• You know… There’s also word of mouth.

    Even if Cosmic Debris won this case, the fire would spread and folk would know exactly what kind of people are behind this wondrous character that is not even theirs’ to begun with.

  • Fascinating seeing the percentage of people willing to defend Cosmic Debris on the original post versus the percentage of people willing to defend them after they’ve done this.

  • Jen –

    “I have seen Emily stuff for years, and one of the most charming things about the brand is that it riffs on popular culture, some pretty mainstream, and some rather obscure stuff.”

    It’s not a “riff” if you just copy something word for word. Neither is it “inspiration”. For me that single panel is too damning to ignore.

    “according to a legal statement on their website, the lady from Nate the Great has been harassing Cosmic Debris’ business partners, so they had to do something.”

    Yeah, well, you can expect to be harassed when you blatantly copy someone and then make scads of money off it.

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  • The defenders of Cosmic Debris who cite the superficial differences between the two characters need to remember among other things, the work needs to be “transformative” to avoid being considered infringement.

    Not very transformative at all, IMO.

  • I’ve been reading all the posts about this and can’t agree any more strongly than others already have at how blatant a rip off that original bumper sticker was/is!

    For what it’s worth, I think that the original skateboard design was possibly like a lot of others at that time (see the book ‘Disposable, a history skateboard graphics) where several skate companies intentionally set out to rip off various other artworks as it created lots of publicity and a demand for their decks.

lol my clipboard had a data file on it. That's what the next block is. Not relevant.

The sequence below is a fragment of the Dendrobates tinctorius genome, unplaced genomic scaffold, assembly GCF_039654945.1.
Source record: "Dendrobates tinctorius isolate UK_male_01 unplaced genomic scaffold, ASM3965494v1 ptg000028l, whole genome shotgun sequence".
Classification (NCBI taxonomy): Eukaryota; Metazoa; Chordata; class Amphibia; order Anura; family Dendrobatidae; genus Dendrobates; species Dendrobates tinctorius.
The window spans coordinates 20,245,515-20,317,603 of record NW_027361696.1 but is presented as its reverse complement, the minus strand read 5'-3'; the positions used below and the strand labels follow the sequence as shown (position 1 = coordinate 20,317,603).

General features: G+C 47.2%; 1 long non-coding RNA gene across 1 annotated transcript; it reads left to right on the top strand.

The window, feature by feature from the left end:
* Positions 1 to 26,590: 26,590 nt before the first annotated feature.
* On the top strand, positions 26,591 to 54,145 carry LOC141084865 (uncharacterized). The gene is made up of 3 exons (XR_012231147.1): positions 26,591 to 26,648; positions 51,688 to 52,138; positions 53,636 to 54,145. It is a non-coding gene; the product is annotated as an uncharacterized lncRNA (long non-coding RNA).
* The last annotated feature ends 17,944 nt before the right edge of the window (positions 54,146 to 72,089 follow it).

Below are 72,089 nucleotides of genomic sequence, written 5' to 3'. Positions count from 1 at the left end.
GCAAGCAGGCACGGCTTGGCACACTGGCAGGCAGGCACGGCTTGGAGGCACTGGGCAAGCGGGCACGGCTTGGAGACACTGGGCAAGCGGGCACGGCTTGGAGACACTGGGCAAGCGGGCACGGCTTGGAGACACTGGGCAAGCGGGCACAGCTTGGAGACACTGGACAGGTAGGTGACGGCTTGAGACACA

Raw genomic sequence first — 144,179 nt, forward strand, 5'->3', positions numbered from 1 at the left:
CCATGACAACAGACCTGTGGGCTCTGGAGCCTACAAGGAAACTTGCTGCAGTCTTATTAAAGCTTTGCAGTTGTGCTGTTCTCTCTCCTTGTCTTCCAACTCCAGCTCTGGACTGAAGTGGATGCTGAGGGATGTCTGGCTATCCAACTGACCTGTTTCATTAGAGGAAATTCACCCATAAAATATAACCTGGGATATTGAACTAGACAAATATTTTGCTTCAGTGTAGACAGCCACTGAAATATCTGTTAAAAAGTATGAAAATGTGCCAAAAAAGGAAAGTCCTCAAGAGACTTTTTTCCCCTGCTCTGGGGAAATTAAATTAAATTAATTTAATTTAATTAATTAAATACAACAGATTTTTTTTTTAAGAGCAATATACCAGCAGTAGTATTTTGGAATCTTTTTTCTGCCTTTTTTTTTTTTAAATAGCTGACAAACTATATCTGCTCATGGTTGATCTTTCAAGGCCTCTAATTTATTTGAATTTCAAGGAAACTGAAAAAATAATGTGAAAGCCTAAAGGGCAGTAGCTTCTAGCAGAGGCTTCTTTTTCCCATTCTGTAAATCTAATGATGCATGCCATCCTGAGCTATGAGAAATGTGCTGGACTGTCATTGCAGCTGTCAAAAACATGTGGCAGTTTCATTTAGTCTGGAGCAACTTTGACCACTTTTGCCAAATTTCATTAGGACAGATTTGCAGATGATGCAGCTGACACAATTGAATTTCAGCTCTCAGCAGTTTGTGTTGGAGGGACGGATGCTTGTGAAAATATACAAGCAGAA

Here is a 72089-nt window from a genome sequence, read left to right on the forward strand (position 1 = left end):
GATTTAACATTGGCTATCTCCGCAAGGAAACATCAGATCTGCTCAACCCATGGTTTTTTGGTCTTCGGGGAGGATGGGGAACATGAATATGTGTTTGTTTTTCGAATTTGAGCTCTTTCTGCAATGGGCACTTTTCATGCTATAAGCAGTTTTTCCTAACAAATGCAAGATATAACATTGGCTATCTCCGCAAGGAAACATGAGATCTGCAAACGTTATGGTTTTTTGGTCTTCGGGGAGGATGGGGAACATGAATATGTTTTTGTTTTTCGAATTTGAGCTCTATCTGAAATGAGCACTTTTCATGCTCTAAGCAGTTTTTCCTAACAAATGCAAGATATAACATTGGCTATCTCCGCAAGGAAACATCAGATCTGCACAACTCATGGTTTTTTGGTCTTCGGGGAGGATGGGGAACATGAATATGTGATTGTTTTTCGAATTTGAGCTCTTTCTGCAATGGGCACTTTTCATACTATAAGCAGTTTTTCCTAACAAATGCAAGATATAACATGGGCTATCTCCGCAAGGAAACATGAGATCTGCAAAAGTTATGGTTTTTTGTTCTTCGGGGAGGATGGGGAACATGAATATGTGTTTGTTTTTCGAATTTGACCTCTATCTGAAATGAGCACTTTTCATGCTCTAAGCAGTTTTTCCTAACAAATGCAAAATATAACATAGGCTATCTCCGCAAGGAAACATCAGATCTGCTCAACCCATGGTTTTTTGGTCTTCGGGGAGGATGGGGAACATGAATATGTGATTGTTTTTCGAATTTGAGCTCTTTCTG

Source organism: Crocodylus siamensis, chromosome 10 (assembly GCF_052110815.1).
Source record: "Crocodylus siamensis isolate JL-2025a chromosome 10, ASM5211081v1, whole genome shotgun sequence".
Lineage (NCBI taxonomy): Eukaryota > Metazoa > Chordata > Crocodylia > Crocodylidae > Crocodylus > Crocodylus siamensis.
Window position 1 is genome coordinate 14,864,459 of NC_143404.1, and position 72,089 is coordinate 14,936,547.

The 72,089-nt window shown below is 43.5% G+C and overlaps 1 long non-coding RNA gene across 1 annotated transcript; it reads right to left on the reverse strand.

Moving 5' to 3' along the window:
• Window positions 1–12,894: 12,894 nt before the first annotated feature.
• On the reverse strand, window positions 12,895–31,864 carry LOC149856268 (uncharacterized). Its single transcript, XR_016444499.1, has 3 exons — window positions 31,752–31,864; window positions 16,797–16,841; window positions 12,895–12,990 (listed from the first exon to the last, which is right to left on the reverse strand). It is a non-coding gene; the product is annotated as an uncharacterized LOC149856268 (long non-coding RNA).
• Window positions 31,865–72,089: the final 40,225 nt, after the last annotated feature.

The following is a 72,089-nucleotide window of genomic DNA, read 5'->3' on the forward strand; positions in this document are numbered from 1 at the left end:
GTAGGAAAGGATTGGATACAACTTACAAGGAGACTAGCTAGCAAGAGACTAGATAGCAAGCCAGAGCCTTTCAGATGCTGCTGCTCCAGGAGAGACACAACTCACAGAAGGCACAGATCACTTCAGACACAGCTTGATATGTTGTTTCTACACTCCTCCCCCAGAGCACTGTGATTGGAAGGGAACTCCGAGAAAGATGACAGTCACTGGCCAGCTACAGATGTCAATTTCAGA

Another possible scenario could have been that the person who created it (Nathan?? or Rob) thought that it might appear on a single series of skate decks and then never be seen again, but before they knew it, the brand had taken off! Nobody mentioned the Nate the Great character, and their explanation that it was based on various other characters seemed to work. They’d have got away with it if it hadn’t been for those pesky kids!

    I’d have a lot more respect for them if they just held their hands up and admitted it – the cats and text on that bumper sticker really are a no brainer!!! Their push to sue echoes a bit of the Shepard Fairey vs AP thing and is obviously the way the big boys want to play it these days.

  • Does anyone know when the final outcome of this case will be? I hope the judge just sees sense and rightly acknowledges Marjorie Sharmat and Marc Simon as the originators. Cosmic Debris are fat money grabbing corporate bastards.

  • This is absolutely ridiculous and totally infuriating. I have been in contact with Marjorie Sharmat since the plagiarism surfaced, and as far as I understand, they are being represented by Random House lawyers. Marjorie Sharmat is still writing the Nate the Great Books and Random House still publishes them, so at least (I assume) they have the interest of the publishing co. behind them. I really pray for the prevalence of original creation and art that is made out of love, not greed.

  • Reminds me of that scene in “Coming to America”

    “McDonald’s has the Big Mac…but McDowell’s has the Big Mick”

    I love that CosmicDebris’ legal case is built on ignoring that they were caught red handed.

    It would be different if they were just similar looking, but there is NO WAYYYYYYYYY any logical person could despite that it wasn’t a shot-for-shot rip off.

  • Pingback: Design and Plagurism. « < Keep Left